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About sambf12

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  10. i have although i usually go to the waltham section of the charles. once the season kicks off i don't get out much b/c of the bass club i'm in and tournaments.
  11. yeah i hear you but you do get what you pay for. i don't know if the hunter can handle a motor. the sea eagle is built specifically to hold a motor and can handle all the equipment with it like a battery. it's also really stable, thick, and 2 people can stand. i just personally wouldn't feel safe in a "regular" inflatable. if you're going on small water and just rowing around, then i guess the others would be ok. but paying a lot is never fun.
  12. agreed. i have the sea eagle motormount inflatable and have beaten the crap out of it and hooked it. not even a freakin' scratch. adam is right about the sea eagle. i would give it a great review. that being said, i don't have any other options. i live in the city limits of boston in an apartment so a boat and trailer are out of the question. i toss everything including a minn kota trolling motor and a series 27 battery in my honda accord sedan. no problem. so if you have limited options, go for it, otherwise i would try to get some sort of real boat at all costs. i fit everything above along with my fishing gear without a big hassle. it's very doable. i can get into places most people can't and you can fly with a 40 lb. thrust motor.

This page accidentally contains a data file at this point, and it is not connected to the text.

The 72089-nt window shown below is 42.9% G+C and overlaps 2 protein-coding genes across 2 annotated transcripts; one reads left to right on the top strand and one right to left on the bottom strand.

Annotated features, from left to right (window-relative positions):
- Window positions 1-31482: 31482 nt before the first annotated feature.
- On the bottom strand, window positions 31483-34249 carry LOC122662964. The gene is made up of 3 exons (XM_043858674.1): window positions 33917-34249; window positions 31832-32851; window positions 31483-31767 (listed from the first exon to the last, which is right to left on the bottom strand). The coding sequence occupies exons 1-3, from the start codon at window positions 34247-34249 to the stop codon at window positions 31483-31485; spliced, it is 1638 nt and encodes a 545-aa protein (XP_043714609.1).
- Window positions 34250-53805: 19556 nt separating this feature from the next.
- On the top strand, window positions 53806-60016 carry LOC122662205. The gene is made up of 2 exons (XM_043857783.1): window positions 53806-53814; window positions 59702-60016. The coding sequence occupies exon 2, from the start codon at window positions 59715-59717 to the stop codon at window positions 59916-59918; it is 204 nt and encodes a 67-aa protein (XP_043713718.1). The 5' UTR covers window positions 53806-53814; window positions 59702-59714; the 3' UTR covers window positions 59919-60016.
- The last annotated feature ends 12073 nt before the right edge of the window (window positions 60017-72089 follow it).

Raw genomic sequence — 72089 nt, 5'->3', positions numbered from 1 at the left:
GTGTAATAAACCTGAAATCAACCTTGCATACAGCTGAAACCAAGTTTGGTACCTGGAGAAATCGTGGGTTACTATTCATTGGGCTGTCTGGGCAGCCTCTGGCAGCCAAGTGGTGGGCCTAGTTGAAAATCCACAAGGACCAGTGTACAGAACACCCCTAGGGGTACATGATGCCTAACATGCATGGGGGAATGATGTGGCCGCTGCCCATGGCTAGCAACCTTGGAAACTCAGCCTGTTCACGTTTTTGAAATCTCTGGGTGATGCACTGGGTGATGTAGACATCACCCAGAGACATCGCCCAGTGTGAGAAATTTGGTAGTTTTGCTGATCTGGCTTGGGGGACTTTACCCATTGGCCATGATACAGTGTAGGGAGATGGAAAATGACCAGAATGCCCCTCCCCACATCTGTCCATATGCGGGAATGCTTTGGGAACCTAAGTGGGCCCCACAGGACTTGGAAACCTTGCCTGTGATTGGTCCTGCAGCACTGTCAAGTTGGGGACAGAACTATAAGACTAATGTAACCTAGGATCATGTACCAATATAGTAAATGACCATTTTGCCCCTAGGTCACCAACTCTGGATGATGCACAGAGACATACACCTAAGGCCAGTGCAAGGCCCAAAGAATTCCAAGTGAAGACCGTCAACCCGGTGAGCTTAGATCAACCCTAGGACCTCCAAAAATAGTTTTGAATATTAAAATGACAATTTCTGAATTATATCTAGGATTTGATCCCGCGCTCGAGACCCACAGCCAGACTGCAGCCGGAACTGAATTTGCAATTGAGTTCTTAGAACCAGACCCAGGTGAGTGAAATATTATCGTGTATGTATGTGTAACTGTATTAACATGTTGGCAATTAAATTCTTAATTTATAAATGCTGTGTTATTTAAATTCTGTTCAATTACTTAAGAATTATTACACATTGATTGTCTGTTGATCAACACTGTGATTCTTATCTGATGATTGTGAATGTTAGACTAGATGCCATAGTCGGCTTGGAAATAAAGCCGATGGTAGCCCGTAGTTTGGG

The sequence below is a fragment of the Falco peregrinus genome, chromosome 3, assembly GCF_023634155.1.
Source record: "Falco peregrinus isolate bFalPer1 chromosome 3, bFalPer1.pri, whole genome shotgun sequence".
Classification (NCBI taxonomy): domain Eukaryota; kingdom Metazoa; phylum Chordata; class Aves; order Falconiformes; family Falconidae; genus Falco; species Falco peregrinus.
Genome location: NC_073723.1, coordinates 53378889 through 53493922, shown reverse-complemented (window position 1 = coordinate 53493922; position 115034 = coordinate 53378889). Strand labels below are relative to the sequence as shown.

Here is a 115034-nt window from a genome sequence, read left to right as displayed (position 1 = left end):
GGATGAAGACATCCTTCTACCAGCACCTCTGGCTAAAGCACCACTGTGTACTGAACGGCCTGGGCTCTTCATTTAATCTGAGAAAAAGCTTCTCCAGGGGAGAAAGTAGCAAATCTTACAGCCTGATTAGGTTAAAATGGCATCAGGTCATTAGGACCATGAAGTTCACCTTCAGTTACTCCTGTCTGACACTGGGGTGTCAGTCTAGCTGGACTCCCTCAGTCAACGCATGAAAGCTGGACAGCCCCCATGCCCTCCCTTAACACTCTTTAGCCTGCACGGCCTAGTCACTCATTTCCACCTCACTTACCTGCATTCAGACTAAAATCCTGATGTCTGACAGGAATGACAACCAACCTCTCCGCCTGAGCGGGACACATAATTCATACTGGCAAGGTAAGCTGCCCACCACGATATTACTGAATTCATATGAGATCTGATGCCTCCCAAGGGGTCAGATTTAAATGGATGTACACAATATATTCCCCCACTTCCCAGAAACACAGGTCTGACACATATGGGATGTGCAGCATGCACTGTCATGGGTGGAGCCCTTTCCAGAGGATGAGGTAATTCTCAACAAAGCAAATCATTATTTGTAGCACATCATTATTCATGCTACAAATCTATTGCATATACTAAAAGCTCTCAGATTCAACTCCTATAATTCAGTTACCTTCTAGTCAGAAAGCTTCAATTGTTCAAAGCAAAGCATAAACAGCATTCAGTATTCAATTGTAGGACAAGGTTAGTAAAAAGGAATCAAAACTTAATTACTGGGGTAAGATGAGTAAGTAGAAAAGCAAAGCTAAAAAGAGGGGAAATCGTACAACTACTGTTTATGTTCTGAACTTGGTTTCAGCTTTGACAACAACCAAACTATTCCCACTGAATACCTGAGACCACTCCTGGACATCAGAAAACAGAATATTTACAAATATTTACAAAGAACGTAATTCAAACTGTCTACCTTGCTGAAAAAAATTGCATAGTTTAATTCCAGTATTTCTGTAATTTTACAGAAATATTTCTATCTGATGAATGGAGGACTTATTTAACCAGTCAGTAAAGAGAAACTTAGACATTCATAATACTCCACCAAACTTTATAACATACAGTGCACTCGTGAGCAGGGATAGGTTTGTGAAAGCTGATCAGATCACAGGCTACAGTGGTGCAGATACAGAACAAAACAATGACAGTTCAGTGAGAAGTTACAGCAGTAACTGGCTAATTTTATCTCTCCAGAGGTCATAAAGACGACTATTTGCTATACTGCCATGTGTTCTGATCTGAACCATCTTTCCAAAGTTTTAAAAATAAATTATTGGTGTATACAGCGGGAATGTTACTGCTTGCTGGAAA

13. consider a sea eagle inflatable if you go this route. it's very durable, has good space for 2 people, and i throw it in my trunk. you'll need a bunch of accessories though like a trolling motor, battery, anchor etc. but i really had no other choice given my lack of storage option and i'm happy with it. i've been out a lot this year in it and have had no problem catching fish. send me a PM if you want more details. if you're going to get an inflatable, i would not skimp out! you do not want to take a chance of leaking and sinking. i've run this thing into ice, rocks, laydowns, you name it. not even a scratch.
  14. don't do it.
  15. thanks for the advice guys. yes spooks, sammy's and those types of lures. i was wondering more specifically regarding lure control and ease of consistent action - higher ratio pulling in more slack with fewer turns etc. i'd rather focus on presentation that constantly reeling. to me, ratio is very important for specific applications like crankbait fishing and pitching / flipping and frogging. there is no way you are catching more fish with a very low gear ratio in the thick stuff compared with a high speed reel. certain times call for slow reeling and sometimes you need to haul them out ASAP. but i'm definitely not going to spend more since one type is cheaper b/c of a different ratio. sam